With the death of Margaret Thatcher and the loss of her singular voice around environmentalism, it is rewarding to remember her ideas, which this article from PERC does.
“Viewing Margaret Thatcher’s poignant eulogy to President Reagan last June reminded me of the many enjoyable hours I spent watching the former prime minister engaging the opposition during “question time” in Parliament. Recalling her outstanding rhetorical skills, I reached for my copy of The Collected Speeches of Margaret Thatcher, a treasure trove of her eloquence on political and philosophic issues.
“Having served two Republican presidents and an equal number of GOP governors in the area of natural resources and the environment, I was pleased and surprised to see several entries in the index under the heading “environmental concerns.” Upon checking the references, I learned that during her later years as prime minister, Margaret Thatcher focused on a variety of global environmental issues — ozone depletion, climate change, land preservation, tropical rainforests, and pollution — while not relenting at all in her critique of socialism and statism. These speeches underscore her commitment to conservation of the natural world, the hallmark of a true conservative. As Robin Harris, a Thatcher advisor and editor of The Collected Speeches, notes, “the most enduringly significant passages are those in which she justifies Conservative policies against the (recurring) charges of materialism and selfishness” (334).
“Thatcher summed up what she believed to be the Tory philosophy on environmental protection in an October 1988 speech to the Conservative Party Conference in Brighton: “No generation has a freehold on this earth. All we have is a life tenancy — with full repairing lease. This Government intends to meet the terms of that lease in full” (341).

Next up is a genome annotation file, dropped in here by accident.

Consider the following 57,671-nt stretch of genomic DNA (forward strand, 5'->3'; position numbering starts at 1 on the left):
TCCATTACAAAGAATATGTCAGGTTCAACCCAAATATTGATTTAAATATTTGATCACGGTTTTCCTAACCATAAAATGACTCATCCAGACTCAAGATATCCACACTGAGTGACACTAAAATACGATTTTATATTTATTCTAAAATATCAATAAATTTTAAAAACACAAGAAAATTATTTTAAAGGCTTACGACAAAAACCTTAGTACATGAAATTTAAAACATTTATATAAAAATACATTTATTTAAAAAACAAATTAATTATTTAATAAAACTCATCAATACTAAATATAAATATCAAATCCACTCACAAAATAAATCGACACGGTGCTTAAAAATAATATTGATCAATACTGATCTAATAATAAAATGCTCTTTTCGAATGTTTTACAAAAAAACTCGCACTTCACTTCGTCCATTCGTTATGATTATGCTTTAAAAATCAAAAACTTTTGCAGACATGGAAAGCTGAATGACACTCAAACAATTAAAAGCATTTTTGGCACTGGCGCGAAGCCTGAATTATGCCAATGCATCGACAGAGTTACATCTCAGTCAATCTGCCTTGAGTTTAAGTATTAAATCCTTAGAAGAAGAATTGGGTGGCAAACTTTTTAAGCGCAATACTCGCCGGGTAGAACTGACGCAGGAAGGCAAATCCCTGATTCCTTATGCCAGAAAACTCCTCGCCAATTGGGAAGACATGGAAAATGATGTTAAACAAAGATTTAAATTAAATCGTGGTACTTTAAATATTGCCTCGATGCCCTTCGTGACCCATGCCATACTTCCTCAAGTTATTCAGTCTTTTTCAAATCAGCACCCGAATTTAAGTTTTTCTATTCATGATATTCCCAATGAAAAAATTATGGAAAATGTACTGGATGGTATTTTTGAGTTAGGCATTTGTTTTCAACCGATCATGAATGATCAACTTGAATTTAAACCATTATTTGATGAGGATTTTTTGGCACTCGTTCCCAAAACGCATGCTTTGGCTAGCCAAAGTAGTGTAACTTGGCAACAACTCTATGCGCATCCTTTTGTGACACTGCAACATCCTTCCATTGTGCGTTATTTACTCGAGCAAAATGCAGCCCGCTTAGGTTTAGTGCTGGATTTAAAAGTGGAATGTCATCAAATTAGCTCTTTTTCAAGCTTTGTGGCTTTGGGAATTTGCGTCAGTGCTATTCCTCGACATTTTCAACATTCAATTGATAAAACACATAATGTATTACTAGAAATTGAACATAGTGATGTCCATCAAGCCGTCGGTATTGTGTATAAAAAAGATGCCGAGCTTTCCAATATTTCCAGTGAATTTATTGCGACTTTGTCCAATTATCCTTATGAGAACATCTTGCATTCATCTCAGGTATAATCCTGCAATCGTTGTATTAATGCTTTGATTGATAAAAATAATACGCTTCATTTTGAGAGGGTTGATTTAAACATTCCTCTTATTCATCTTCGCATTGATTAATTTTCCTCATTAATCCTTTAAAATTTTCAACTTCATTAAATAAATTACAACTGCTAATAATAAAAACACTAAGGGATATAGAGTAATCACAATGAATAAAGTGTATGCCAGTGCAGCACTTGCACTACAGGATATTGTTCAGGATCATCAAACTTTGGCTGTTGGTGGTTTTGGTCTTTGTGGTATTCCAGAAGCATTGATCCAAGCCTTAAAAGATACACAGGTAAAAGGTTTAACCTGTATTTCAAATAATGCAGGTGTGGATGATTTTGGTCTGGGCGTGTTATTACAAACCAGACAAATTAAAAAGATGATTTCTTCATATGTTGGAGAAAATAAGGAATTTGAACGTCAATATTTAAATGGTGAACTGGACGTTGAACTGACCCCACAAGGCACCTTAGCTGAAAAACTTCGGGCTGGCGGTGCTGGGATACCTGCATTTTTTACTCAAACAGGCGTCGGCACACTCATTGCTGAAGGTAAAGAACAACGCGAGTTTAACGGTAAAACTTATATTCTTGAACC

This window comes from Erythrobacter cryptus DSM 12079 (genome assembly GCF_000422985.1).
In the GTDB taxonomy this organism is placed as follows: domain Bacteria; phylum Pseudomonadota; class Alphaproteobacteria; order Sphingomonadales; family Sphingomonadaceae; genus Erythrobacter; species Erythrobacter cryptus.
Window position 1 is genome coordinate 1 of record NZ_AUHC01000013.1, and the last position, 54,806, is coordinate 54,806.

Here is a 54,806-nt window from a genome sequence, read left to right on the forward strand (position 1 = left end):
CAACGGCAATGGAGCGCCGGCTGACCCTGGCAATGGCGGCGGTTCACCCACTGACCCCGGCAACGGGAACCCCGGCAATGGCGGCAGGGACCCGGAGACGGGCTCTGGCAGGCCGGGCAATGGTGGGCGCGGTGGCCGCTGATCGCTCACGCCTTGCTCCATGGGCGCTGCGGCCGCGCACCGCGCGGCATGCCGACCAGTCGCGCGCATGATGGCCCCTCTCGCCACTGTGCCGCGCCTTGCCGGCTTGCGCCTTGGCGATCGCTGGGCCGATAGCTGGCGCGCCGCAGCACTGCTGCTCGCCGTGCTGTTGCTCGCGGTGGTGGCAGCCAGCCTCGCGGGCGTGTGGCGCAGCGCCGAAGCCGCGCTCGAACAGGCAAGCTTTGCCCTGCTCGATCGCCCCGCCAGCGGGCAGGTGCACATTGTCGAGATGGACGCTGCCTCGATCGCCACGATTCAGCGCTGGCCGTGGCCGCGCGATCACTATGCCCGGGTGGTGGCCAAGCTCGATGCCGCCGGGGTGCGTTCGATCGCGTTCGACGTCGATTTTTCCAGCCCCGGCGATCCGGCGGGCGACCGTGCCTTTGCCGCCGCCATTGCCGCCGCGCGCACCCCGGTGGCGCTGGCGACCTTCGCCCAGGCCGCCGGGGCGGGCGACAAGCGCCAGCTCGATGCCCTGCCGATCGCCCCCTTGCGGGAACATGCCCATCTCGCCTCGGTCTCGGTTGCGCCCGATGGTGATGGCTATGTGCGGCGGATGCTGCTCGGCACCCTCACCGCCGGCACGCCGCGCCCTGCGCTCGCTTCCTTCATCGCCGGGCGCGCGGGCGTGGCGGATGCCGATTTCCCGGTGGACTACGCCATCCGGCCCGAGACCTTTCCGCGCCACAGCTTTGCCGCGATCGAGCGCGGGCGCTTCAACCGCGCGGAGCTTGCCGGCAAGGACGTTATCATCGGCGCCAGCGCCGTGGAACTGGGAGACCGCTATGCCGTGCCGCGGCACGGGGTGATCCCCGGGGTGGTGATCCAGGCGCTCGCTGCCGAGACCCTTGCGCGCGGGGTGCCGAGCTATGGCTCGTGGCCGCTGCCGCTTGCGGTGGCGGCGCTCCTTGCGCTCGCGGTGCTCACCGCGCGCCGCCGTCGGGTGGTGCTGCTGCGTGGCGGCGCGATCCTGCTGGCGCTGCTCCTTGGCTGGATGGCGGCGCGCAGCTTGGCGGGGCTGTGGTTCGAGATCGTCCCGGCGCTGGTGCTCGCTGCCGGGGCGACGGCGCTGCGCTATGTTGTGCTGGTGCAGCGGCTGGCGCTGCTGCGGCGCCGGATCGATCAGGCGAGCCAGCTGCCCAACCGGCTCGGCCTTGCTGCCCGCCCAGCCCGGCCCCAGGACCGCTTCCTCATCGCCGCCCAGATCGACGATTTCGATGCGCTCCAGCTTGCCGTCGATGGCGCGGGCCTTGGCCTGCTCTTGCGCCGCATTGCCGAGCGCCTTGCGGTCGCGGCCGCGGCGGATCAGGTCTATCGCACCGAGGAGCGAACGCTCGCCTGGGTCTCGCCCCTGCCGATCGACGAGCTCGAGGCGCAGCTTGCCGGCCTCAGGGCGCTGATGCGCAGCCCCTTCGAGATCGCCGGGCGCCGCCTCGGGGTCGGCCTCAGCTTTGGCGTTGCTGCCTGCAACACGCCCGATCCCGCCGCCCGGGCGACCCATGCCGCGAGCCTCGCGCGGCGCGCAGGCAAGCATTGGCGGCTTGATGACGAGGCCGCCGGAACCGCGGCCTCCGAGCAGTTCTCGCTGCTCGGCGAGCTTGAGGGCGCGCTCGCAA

“A month before, she gave an address to the Royal Society in which she outlined the government’s shift to supporting basic science, leaving commercially oriented research to the private sector. She stated her support for the concept of “sustainable economic development” whereby “[s]table prosperity can be achieved throughout the world provided the environment is nurtured and safeguarded” (332). Citing progress in reducing air and water pollution, she acknowledged the costs, but stated her belief that it was “money well and necessarily spent, because the health of the economy and the health of our environment are totally dependent upon each other” (332). This speech reveals Thatcher to be apprehensive about mankind’s impact on the global environment, expressing the concern that “we have unwittingly begun a massive experiment with the system of this planet itself ” (331).
“More European than American in her environmental sensibilities, Thatcher supports land-use planning with “green belts,” the British equivalent of “smart growth.” She calls for a global convention on climate change. Yet she also expresses a more traditional conservatism: “There is something deeper in us, an innate sense of belonging, of sharing life in a world that we have not fully understood” (356). Citing the pictures of barren planets sent back by Voyager 2, she expresses awe at the “solemn reminder that our planet has the unique privilege of life . . . The more we master our environment, the more we must learn to serve it” (356).